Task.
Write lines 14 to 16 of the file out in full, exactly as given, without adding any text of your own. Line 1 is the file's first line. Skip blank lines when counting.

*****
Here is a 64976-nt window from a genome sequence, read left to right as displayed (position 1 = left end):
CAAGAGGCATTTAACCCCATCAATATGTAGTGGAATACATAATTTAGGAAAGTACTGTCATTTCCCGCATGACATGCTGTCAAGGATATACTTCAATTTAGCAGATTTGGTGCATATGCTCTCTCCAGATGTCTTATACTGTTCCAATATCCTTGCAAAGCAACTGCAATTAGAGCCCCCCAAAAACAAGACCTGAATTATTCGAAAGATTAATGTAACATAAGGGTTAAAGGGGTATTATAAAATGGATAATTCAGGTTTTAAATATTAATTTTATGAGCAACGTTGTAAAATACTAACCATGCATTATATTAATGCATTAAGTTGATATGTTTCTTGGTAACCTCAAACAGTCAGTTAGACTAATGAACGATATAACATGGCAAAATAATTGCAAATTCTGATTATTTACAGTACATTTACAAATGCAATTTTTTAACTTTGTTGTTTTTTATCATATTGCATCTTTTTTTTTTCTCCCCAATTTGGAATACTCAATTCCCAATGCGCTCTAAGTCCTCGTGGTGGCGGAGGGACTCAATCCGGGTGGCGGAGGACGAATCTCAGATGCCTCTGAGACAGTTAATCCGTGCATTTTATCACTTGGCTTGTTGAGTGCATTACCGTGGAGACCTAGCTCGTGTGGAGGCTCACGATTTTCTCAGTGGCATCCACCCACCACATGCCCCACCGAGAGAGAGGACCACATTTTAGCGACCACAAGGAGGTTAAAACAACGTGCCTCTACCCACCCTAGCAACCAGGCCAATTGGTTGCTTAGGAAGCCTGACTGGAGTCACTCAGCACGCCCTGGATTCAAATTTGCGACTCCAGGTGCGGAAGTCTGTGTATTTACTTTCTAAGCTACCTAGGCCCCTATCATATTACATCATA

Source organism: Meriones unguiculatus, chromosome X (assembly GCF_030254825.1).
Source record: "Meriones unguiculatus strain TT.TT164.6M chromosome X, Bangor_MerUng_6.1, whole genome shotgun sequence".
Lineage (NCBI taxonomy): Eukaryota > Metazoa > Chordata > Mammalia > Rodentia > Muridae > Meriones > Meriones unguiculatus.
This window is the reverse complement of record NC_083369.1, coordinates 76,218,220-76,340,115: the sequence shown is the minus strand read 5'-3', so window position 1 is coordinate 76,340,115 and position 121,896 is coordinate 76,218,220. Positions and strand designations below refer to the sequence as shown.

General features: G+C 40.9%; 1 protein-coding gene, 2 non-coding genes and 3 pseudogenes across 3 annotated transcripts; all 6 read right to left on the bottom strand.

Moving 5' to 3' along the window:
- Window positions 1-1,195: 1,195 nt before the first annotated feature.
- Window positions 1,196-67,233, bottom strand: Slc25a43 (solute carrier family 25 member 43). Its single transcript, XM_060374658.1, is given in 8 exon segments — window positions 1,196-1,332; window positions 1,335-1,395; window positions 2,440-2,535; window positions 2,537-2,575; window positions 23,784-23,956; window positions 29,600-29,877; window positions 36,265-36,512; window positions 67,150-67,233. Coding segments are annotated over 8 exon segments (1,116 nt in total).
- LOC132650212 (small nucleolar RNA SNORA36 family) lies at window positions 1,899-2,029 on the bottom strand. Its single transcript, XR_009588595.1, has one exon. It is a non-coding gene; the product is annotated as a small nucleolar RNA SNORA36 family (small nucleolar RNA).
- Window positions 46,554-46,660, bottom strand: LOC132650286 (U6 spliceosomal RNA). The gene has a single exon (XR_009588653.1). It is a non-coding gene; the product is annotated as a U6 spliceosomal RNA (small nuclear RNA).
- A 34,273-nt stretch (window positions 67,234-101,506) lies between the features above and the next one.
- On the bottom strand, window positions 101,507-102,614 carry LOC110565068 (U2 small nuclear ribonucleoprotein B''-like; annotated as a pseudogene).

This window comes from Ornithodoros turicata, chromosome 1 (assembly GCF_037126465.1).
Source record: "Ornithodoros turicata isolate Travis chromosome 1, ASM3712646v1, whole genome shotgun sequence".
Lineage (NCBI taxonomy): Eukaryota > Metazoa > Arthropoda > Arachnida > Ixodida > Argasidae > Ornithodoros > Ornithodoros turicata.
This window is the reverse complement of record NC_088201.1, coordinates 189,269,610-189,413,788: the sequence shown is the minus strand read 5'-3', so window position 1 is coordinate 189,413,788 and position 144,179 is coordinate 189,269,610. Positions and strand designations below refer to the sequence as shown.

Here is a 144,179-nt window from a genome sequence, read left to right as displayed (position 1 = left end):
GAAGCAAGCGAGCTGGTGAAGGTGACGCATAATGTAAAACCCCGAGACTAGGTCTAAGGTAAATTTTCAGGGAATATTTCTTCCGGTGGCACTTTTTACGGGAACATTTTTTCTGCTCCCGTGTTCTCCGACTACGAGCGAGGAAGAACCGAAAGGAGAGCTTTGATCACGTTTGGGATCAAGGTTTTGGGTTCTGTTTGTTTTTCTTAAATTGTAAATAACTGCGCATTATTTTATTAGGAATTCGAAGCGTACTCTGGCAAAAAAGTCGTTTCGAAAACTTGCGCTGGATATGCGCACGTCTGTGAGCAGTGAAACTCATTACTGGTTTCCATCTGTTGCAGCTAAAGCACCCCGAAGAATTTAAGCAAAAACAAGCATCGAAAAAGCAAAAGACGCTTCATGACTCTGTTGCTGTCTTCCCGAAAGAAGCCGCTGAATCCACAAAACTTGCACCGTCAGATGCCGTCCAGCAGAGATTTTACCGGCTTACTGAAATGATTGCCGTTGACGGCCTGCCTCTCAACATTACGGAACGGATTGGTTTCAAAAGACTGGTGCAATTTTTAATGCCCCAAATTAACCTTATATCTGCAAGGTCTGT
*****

- On the bottom strand, window positions 101,507-102,614 carry LOC110565068 (U2 small nuclear ribonucleoprotein B''-like; annotated as a pseudogene).

This window comes from Ornithodoros turicata, chromosome 1 (assembly GCF_037126465.1).
Source record: "Ornithodoros turicata isolate Travis chromosome 1, ASM3712646v1, whole genome shotgun sequence".